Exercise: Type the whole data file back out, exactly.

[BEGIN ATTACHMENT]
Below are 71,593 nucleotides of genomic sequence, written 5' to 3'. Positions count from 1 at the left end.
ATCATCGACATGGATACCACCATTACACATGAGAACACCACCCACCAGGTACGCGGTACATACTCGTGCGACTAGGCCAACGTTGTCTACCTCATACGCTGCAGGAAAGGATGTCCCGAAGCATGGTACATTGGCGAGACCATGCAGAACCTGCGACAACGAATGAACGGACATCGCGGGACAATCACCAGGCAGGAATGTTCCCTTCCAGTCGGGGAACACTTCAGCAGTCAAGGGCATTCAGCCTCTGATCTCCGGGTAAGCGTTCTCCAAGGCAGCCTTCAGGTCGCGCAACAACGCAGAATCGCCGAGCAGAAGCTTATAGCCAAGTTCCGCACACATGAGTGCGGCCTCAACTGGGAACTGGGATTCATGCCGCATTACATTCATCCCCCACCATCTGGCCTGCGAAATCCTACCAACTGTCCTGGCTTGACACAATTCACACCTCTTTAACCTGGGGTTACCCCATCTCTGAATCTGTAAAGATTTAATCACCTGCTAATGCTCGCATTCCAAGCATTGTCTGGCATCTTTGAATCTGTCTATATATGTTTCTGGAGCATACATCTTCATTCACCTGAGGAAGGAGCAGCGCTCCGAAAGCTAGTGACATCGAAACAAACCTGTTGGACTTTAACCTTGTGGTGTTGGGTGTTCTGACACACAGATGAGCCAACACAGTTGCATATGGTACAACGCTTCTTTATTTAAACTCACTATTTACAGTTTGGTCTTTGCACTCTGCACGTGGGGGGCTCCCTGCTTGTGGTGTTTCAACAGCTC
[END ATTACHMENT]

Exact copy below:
Below are 71,593 nucleotides of genomic sequence, written 5' to 3'. Positions count from 1 at the left end.
ATCATCGACATGGATACCACCATTACACATGAGAACACCACCCACCAGGTACGCGGTACATACTCGTGCGACTAGGCCAACGTTGTCTACCTCATACGCTGCAGGAAAGGATGTCCCGAAGCATGGTACATTGGCGAGACCATGCAGAACCTGCGACAACGAATGAACGGACATCGCGGGACAATCACCAGGCAGGAATGTTCCCTTCCAGTCGGGGAACACTTCAGCAGTCAAGGGCATTCAGCCTCTGATCTCCGGGTAAGCGTTCTCCAAGGCAGCCTTCAGGTCGCGCAACAACGCAGAATCGCCGAGCAGAAGCTTATAGCCAAGTTCCGCACACATGAGTGCGGCCTCAACTGGGAACTGGGATTCATGCCGCATTACATTCATCCCCCACCATCTGGCCTGCGAAATCCTACCAACTGTCCTGGCTTGACACAATTCACACCTCTTTAACCTGGGGTTACCCCATCTCTGAATCTGTAAAGATTTAATCACCTGCTAATGCTCGCATTCCAAGCATTGTCTGGCATCTTTGAATCTGTCTATATATGTTTCTGGAGCATACATCTTCATTCACCTGAGGAAGGAGCAGCGCTCCGAAAGCTAGTGACATCGAAACAAACCTGTTGGACTTTAACCTTGTGGTGTTGGGTGTTCTGACACACAGATGAGCCAACACAGTTGCATATGGTACAACGCTTCTTTATTTAAACTCACTATTTACAGTTTGGTCTTTGCACTCTGCACGTGGGGGGCTCCCTGCTTGTGGTGTTTCAACAGCTC